COLUMBUS (Sept. 13, 2013) -- The U.S. Department of Education has directed Ohio to provide ABA for children under age 3 through its federally supported "Help Me Grow" program, stepping into a dispute that is already the subject of litigation.
According to a report in Cincinnati.com, the online news site of the Cincinnati Enquirer, Melody Musgrove, director of the U.S. Department of Education’s special education programs, issued a letter to the Ohio Department of Health stating that its federally supported early intervention services need to include applied behavior analysis (ABA).
ABA for those in the Help Me Grow program was to be made available "to any child who is considered a good candidate to receive it," according to the report.
The letter noted that "the department is monitoring the litigation in Ohio," referring to a federal complaint filed by Holly and Robert Young after their son Roman was denied ABA coverage under the Help Me Grow program. The Autism Speaks Legal Resource Center has assisted the plaintiffs in the case.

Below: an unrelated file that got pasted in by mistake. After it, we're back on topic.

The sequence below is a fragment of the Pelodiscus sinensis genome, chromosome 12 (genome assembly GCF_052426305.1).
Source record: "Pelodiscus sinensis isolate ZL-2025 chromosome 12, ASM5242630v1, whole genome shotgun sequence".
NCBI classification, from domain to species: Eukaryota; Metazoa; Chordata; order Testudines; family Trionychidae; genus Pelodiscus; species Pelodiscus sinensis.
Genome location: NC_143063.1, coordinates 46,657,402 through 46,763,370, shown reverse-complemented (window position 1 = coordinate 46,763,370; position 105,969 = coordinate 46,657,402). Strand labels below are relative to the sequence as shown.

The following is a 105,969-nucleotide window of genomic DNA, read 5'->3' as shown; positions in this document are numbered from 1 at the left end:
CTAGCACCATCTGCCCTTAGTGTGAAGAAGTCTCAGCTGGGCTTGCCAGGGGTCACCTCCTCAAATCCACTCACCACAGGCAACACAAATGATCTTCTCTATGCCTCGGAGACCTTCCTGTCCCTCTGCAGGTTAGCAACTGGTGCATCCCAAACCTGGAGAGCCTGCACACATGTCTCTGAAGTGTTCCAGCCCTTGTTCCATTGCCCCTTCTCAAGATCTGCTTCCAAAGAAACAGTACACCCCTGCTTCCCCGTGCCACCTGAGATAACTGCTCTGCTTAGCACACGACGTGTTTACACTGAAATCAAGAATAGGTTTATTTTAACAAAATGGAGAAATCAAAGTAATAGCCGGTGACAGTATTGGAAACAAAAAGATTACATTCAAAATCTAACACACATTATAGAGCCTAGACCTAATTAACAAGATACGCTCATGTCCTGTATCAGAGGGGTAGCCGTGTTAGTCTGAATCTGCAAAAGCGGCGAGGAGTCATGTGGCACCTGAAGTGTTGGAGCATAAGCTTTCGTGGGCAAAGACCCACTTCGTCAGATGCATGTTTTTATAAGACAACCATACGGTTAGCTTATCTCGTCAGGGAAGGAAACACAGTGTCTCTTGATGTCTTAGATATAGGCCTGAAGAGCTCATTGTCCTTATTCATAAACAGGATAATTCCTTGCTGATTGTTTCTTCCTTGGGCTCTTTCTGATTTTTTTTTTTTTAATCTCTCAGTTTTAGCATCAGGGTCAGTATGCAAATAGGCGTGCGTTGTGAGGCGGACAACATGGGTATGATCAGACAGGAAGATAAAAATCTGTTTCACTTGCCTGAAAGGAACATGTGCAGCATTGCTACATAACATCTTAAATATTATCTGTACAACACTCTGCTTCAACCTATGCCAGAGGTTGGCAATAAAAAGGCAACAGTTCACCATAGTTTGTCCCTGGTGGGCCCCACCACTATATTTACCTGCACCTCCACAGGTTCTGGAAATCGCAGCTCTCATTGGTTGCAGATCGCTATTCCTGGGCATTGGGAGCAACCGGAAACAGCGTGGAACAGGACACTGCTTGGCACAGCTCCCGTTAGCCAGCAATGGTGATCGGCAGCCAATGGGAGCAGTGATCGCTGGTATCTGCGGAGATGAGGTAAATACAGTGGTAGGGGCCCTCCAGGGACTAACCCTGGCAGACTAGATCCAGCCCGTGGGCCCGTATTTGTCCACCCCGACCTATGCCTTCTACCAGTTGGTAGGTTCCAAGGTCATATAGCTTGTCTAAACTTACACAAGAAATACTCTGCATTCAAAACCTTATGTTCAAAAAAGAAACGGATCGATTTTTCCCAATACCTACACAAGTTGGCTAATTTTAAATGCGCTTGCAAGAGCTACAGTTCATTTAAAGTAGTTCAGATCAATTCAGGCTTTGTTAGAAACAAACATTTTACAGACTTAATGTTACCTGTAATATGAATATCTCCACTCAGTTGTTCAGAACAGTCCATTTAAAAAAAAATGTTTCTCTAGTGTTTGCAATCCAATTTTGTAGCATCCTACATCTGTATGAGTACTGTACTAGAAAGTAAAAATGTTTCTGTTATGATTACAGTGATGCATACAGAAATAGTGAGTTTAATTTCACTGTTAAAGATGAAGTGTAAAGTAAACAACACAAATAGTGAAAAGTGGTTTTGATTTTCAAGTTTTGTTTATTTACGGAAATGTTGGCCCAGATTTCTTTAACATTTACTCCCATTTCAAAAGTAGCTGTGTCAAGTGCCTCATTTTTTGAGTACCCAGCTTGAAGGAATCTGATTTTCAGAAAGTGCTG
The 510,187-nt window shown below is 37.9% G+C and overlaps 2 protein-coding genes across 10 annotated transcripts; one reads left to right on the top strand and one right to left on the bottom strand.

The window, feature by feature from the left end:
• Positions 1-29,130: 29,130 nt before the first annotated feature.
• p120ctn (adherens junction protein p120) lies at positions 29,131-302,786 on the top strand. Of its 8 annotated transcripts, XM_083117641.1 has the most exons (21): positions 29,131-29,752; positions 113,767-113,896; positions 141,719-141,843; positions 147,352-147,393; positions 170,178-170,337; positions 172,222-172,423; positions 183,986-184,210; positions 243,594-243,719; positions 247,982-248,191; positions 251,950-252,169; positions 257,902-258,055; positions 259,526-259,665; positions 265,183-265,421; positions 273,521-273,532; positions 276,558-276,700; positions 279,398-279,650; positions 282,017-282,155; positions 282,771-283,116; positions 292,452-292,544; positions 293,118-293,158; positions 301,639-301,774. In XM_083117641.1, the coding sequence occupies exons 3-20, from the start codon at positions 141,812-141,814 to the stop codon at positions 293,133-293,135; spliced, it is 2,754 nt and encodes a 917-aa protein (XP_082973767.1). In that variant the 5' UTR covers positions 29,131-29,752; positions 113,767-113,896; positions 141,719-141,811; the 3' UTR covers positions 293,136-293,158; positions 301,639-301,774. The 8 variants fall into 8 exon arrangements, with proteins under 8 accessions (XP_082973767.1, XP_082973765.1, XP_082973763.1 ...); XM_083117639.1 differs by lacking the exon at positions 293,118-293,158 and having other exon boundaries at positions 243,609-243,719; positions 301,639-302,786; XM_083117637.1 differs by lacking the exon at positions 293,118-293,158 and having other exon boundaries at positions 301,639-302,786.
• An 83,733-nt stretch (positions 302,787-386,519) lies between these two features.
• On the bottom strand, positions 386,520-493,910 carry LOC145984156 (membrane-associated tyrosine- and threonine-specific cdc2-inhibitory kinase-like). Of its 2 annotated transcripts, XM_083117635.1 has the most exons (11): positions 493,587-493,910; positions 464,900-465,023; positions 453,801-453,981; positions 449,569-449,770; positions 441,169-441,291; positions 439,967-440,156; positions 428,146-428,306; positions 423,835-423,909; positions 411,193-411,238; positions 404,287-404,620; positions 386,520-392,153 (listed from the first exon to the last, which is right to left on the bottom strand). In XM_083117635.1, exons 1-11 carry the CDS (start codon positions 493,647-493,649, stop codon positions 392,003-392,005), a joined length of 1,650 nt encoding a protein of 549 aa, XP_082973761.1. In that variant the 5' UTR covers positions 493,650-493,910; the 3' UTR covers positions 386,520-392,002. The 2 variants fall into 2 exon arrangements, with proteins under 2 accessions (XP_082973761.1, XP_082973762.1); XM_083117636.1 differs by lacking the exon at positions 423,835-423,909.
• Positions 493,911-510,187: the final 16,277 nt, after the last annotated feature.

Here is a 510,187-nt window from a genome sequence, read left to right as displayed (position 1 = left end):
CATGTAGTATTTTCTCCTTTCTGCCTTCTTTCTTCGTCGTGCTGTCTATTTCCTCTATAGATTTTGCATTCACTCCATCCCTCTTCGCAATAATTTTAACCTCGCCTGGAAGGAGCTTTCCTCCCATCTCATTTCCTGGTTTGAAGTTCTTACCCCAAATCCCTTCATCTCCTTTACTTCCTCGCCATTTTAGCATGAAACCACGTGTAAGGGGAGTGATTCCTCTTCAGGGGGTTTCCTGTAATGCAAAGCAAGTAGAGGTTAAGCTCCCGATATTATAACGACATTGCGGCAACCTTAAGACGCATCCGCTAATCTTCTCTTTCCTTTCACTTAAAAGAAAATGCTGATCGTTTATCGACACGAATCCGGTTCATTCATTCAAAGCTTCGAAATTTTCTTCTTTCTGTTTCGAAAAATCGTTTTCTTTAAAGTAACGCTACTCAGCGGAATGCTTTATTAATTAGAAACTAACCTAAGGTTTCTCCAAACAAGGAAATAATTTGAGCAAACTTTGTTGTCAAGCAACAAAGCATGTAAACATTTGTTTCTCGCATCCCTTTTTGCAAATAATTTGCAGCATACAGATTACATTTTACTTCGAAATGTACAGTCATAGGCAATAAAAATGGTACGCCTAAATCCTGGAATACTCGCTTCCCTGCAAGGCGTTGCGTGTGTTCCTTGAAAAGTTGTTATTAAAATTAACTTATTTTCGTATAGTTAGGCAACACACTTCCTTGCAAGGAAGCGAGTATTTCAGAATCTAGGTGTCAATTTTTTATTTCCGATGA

U.S. District Judge Michael Barrett ordered the state to resume ABA for the child until his 3rd birthday when the Young's school district would then provide the therapy. The case is still in litigation.
Help Me Grow is Ohio’s birth-to-three program that provides state and federal funding to Ohio's 88 county Family and Children First Councils. The county agencies provide home visitation services for expectant parents, newborns, infants and toddlers up to age three who have or at risk for developmental delays or disabilities, as well as other populations. The program is administered by the state health department's Bureau of Early Intervention Services.